Preachers are, in the end, set aside to be ministers of the Word, not masters of words. A “minister” is, after all, a “less than,” a “servant”, etymologically speaking. We serve the Word (incarnate, written, proclaimed), and though some may be more skilled at knitting subject and verb, we remain subservient to One who is outside our attempts at mastery.

How do I speak adequately of God’s love to God’s beloved? What language shall I borrow to lead a thirsty flock to the still waters of grace? I despair when I try to match up to the rhetorical eloquence of Barbara Brown Taylor, Frederick Buechner, Nadia Bolz-Weber, James Forbes, or Jeff Chu. (Hint to new preachers: never read the sermons of great preachers until you have finished your own. Probably not even then.)

But we serve none of these eloquent spokespersons. Servants of the Word serve only the Word, and the Word continues to become flesh and take up temporary residence among us as we open our mouths with grace, giving our all to tell the truth as we have borne witness.

Next time: Well, we also serve the sacrament. So, next time: Minister of Sacrament.

Paul Janssen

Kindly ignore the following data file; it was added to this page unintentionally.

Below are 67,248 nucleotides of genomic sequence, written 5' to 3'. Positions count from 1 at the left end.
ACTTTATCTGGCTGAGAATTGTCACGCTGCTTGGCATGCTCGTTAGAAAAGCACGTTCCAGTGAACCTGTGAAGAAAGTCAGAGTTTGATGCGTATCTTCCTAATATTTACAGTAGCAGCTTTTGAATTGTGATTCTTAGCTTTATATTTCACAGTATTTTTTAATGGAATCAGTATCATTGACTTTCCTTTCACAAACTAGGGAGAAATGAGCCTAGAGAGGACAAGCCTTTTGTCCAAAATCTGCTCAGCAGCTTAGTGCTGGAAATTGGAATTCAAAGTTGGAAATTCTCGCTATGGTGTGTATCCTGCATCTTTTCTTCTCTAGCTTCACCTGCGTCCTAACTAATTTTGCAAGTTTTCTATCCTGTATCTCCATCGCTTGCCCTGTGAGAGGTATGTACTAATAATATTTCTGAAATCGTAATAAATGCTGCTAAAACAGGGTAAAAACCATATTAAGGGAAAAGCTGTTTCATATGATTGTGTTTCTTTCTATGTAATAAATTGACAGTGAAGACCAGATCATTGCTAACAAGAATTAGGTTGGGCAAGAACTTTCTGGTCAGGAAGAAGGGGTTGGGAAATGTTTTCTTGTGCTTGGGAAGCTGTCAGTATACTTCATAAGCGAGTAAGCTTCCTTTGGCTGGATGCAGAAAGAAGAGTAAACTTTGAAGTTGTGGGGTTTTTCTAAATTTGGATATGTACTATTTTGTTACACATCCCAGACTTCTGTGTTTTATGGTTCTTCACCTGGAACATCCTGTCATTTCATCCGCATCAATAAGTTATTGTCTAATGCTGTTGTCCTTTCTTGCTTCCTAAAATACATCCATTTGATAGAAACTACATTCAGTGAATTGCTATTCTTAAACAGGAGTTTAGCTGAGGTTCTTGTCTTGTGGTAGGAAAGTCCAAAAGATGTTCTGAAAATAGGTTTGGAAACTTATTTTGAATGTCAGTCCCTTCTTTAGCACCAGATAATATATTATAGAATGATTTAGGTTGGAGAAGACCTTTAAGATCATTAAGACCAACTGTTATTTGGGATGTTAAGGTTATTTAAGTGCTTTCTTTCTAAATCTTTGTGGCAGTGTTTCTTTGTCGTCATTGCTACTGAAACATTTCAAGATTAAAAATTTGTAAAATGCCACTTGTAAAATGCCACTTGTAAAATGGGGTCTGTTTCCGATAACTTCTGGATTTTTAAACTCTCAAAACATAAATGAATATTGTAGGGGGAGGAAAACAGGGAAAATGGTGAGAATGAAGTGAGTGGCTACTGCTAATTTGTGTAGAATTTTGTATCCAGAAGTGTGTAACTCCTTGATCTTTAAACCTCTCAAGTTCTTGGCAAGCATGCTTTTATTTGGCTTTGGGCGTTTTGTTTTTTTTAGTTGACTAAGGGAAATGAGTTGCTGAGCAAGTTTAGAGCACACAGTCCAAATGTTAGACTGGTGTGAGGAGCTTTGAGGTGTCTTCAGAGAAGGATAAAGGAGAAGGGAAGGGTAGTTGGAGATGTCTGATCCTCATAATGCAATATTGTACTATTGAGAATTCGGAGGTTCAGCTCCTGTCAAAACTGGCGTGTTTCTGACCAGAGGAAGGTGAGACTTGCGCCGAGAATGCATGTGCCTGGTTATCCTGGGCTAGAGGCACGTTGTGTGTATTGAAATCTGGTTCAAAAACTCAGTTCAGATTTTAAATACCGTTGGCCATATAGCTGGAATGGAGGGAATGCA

Paul Janssen is the pastor of the United Reformed Church in Somerville, New Jersey.


  • Elizabeth Estes says:

    “Preachers are, in the end, set aside to be ministers of the Word, not masters of words. A “minister” is, after all, a “less than,” a “servant”, etymologically speaking. We serve the Word (incarnate, written, proclaimed), and though some may be more skilled at knitting subject and verb, we remain subservient to One who is outside our attempts at mastery.“—Copying this into my notes to be reminded before every sermon-editing session. Grateful❣️

  • David E Timmer says:

    I have heard the Word preached with power by masters of the written and spoken word. But I’ve also heard it stifled by preachers more in love with their own words than with the Word. And I’ve heard it burst forth from preachers for whom English syntax seems to be a vast and impenetrable labyrinth. So, yeah.

  • Mel VanderBrug says:

    Coming from a CRC upbringing, the sermon was virtually the end and all of a worship service. All too often it was flat and ruined the entire worship experience. I often wondered how it was that so any preachers experienced the Call, but came ill equipped for the task.

    Many years as a Presbyterian made me wonder about how homiletics was taught at Westminster. Long stories with a little scripture tossed in at the end. I learned to make more of worship than the sermon. Good Music for me was a means to the presence of God. I was usually in the choir which was a great help. Read more of the scripture passage. Concentrate on the prayer, even if it was just read. Finally a recognition that this is the House of the Lord.
    God is in his Temple
    Let all within keep silent
    Prostrate lie with deepest reverence.

  • June says:

    Thanks for these well-voiced words. I, however, love it when my minister references masters of writing and thought! I love it that he’s reading them and I love it that he carefully and wisely shares. So: go ahead and indulge yourself!